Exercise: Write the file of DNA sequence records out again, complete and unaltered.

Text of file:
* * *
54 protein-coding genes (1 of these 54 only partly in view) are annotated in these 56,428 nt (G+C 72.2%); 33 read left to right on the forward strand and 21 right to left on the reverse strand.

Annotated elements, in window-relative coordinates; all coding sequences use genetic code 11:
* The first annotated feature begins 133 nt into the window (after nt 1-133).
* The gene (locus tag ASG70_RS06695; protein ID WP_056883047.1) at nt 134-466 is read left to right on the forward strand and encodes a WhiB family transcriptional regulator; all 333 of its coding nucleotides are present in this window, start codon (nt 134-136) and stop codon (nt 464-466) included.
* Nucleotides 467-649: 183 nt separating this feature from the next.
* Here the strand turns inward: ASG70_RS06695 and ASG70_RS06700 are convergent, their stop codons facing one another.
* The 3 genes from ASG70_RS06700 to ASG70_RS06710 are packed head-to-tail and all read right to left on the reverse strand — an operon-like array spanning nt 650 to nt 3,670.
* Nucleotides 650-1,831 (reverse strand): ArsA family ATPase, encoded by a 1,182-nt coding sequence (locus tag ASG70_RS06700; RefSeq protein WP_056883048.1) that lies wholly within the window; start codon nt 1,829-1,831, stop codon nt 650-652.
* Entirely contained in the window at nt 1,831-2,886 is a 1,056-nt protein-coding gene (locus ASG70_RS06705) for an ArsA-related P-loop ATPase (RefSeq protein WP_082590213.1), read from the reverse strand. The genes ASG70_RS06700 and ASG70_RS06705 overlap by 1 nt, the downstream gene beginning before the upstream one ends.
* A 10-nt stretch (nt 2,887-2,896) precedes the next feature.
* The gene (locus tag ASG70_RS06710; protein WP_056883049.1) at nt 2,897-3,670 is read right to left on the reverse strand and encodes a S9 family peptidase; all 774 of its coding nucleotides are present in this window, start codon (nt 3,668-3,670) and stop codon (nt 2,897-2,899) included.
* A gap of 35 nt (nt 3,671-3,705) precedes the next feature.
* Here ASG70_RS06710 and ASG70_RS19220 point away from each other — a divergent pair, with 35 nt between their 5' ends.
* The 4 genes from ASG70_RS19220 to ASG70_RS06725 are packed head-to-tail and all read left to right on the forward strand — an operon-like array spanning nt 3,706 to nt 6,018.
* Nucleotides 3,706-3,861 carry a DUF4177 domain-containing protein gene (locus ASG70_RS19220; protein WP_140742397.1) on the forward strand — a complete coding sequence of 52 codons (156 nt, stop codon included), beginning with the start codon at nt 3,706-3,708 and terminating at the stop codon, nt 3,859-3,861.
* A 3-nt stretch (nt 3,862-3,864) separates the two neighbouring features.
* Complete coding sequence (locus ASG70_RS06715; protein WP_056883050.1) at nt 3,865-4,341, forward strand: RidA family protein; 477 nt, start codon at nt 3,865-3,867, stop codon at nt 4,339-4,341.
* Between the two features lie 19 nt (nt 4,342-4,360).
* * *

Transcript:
54 protein-coding genes (1 of these 54 only partly in view) are annotated in these 56,428 nt (G+C 72.2%); 33 read left to right on the forward strand and 21 right to left on the reverse strand.

Annotated elements, in window-relative coordinates; all coding sequences use genetic code 11:
* The first annotated feature begins 133 nt into the window (after nt 1-133).
* The gene (locus tag ASG70_RS06695; protein ID WP_056883047.1) at nt 134-466 is read left to right on the forward strand and encodes a WhiB family transcriptional regulator; all 333 of its coding nucleotides are present in this window, start codon (nt 134-136) and stop codon (nt 464-466) included.
* Nucleotides 467-649: 183 nt separating this feature from the next.
* Here the strand turns inward: ASG70_RS06695 and ASG70_RS06700 are convergent, their stop codons facing one another.
* The 3 genes from ASG70_RS06700 to ASG70_RS06710 are packed head-to-tail and all read right to left on the reverse strand — an operon-like array spanning nt 650 to nt 3,670.
* Nucleotides 650-1,831 (reverse strand): ArsA family ATPase, encoded by a 1,182-nt coding sequence (locus tag ASG70_RS06700; RefSeq protein WP_056883048.1) that lies wholly within the window; start codon nt 1,829-1,831, stop codon nt 650-652.
* Entirely contained in the window at nt 1,831-2,886 is a 1,056-nt protein-coding gene (locus ASG70_RS06705) for an ArsA-related P-loop ATPase (RefSeq protein WP_082590213.1), read from the reverse strand. The genes ASG70_RS06700 and ASG70_RS06705 overlap by 1 nt, the downstream gene beginning before the upstream one ends.
* A 10-nt stretch (nt 2,887-2,896) precedes the next feature.
* The gene (locus tag ASG70_RS06710; protein WP_056883049.1) at nt 2,897-3,670 is read right to left on the reverse strand and encodes a S9 family peptidase; all 774 of its coding nucleotides are present in this window, start codon (nt 3,668-3,670) and stop codon (nt 2,897-2,899) included.
* A gap of 35 nt (nt 3,671-3,705) precedes the next feature.
* Here ASG70_RS06710 and ASG70_RS19220 point away from each other — a divergent pair, with 35 nt between their 5' ends.
* The 4 genes from ASG70_RS19220 to ASG70_RS06725 are packed head-to-tail and all read left to right on the forward strand — an operon-like array spanning nt 3,706 to nt 6,018.
* Nucleotides 3,706-3,861 carry a DUF4177 domain-containing protein gene (locus ASG70_RS19220; protein WP_140742397.1) on the forward strand — a complete coding sequence of 52 codons (156 nt, stop codon included), beginning with the start codon at nt 3,706-3,708 and terminating at the stop codon, nt 3,859-3,861.
* A 3-nt stretch (nt 3,862-3,864) separates the two neighbouring features.
* Complete coding sequence (locus ASG70_RS06715; protein WP_056883050.1) at nt 3,865-4,341, forward strand: RidA family protein; 477 nt, start codon at nt 3,865-3,867, stop codon at nt 4,339-4,341.
* Between the two features lie 19 nt (nt 4,342-4,360).